The Shadowy World of Mercenaries
July 23, 2021 | Expert Insights
The President of Haiti, Jovenel Moise was assassinated in his residence on July 7th, 2021. According to reports, the political murder was carried out by a group of Columbian and American mercenaries/hitmen. The motive behind the killing remains unclear.
Mercenaries are hired, professional soldiers. Their origin can be traced to the 14th century when Spanish frontiersmen called almogavares were hired by the Byzantine empire to fight the Turks.
The presence of such private mercenary contractors as well as hitmen within Latin American and African nations is nothing new. The collusion of political elites and organised crime has created a market for such contract killers, especially in countries characterized by political instability, economic poverty, and violent crime. In fact, most political experts have termed this an ‘economy of violence’, wherein previous army servicemen or even ordinary civilians are incentivised to take up arms in exchange for financial remuneration.
In Haiti, President Moise was not a popular leader. His regime was characterized by charges of embezzlement, corruption, and autocracy. He had also refused to hold elections without passing a referendum that would change the Haitian constitution. A combination of all these factors created deep-seated political instability in the country. Now, with his death, there is a power vacuum in the region that will trigger even more insecurity.
Latest reports confirm that the American suspects, who were arrested in the aftermath of the assassination, are former officers of the U.S. Drug Enforcement Agency. Given that the US had supported President Moise’s term in office, the recent turn of events has rendered the picture murky. However, the fact remains that hitmen and mercenaries pose a huge threat to political peace and stability.
Such hired killers have emerged at the intersection of law enforcement, politics, and money. The most infamous hitmen are those of Mexico and Nicaragua. While Mexico’s hitmen are mostly a by-product of drug cartels, Nicaragua’s ‘sicarios’ (hired hitmen) are intrinsically entwined within the political system. Politicians suppress dissent and aim to spread their influence by using such hired hitmen to carry out extra-judicial killings.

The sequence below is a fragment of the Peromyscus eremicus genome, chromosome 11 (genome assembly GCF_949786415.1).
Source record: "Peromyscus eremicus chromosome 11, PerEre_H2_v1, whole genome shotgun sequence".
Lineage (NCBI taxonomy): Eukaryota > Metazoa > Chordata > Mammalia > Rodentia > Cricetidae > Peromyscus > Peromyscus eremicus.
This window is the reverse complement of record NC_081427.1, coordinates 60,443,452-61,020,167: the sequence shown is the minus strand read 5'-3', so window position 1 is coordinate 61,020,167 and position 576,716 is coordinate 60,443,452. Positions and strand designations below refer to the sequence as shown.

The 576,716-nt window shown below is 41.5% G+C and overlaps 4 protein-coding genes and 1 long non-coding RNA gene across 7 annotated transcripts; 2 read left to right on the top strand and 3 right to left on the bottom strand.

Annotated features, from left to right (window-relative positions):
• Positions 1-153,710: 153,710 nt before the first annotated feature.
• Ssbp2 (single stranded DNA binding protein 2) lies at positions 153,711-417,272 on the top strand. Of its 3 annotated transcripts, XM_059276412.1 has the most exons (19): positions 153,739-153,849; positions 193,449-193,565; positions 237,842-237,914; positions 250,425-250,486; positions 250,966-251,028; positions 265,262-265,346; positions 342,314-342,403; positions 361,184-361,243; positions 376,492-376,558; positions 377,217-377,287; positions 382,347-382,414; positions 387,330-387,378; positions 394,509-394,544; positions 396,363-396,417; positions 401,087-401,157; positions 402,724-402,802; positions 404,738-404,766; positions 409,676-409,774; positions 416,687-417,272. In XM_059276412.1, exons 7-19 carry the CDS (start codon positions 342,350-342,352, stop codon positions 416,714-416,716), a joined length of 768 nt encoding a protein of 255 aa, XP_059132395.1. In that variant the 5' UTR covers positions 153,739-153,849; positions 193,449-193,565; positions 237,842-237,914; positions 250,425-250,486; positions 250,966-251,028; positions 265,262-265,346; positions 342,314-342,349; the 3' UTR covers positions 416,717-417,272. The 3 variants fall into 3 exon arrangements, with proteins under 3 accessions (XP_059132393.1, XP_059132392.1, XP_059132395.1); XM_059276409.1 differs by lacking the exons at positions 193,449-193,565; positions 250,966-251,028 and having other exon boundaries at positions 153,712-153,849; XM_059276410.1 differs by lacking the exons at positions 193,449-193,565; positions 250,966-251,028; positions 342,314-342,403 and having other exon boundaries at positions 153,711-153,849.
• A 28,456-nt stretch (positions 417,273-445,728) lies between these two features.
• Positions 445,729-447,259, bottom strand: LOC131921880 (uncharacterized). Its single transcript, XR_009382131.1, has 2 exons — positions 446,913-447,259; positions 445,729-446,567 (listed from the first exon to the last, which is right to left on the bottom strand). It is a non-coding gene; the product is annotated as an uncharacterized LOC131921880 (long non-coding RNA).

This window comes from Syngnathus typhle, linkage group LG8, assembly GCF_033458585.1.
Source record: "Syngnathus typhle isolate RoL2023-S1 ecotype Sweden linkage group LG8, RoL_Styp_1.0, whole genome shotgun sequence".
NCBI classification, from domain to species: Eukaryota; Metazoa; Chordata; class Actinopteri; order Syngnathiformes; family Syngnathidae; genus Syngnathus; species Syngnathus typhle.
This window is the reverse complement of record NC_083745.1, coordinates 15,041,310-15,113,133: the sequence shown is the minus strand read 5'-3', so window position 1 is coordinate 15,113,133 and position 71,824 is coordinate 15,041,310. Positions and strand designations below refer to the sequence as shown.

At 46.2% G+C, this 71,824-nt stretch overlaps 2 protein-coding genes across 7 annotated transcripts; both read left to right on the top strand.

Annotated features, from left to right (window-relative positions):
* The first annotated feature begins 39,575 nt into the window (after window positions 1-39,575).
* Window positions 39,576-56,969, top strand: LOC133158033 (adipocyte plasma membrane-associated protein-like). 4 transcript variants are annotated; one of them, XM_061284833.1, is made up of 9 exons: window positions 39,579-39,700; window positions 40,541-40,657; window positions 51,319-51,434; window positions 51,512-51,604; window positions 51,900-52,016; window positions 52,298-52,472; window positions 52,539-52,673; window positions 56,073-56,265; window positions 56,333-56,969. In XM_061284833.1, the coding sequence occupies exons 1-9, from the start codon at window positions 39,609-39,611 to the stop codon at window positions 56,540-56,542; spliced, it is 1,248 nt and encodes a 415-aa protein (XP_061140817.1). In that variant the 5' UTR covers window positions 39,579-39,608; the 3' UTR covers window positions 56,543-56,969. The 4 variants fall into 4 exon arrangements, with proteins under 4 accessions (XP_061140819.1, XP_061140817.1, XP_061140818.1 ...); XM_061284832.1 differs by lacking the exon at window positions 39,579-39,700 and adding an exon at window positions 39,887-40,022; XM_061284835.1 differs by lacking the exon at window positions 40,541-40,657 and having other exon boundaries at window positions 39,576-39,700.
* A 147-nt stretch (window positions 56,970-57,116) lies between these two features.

Mercenaries are also recruited by international players to act as para-military forces in other countries. These men are recruited from all over the planet and are often ex-servicemen with training in non-traditional forms of military combat.
In recent years, there has been a shift in the concentration of mercenary activities from Latin American countries to states like Yemen, Nigeria, Ukraine, Syria, and Iraq. However, mercenary activities in the Middle East are often highly organised and funded by foreign nations for their own political ends. Sometimes, these groups operate under the label of Private Military Companies (PMCs) and Private Security Companies (PSCs). They work to fulfil national interests abroad, without the direct involvement of states.
While they are employed by both state and non-state actors, the ambiguity surrounding their operations have sharpened the international scrutiny on them. Very often, these groups are employed because they are cheaper and less accountable. Their personnel are sent for risk-prone missions to keep official death counts to a minimum.
The Wagner Group of Russia is one of the biggest PMCs engaging in such mercenary activity. It has been directly linked to the government on multiple occasions. According to some reports, its members share critical infrastructure, vehicles and even health services with the Russian military in Ukraine. Other Russian PMCs which have been registered abroad to evade legal scrutiny include the E.N.O.T Corporation in Syria and the Freaks group in Iraq, Afghanistan, and Kurdistan.
The U.S. also has its own PMCs, the most prominent one being the Blackwater company. Based in Virginia, the company started out as a private security training firm. Currently, it is accused of carrying out full-scale counter-insurgency operations on behalf of the US government in countries like Iraq. From killing Iraqi soldiers to open firing on unarmed civilians, the company has been indicted in several legal investigations.
Even terrorist groups hire mercenaries and mercenary armies. For example, the Nusra Front, an al Qaeda–affiliated terrorist group, has been known to hire hitmen for achieving specific objectives.
- The funding of state-of-the-art arms is mostly facilitated by Western nations. These are then circulated within the private market and sold to potential mercenaries and hitmen. Although the market for these killers may be concentrated in politically unstable countries, their growth is fuelled by foreign funding.
- Over time, the concept of hitmen has evolved from private players to state-backed mercenary groups with no accountability. This sets a dangerous precedent that can undermine global peace and prosperity.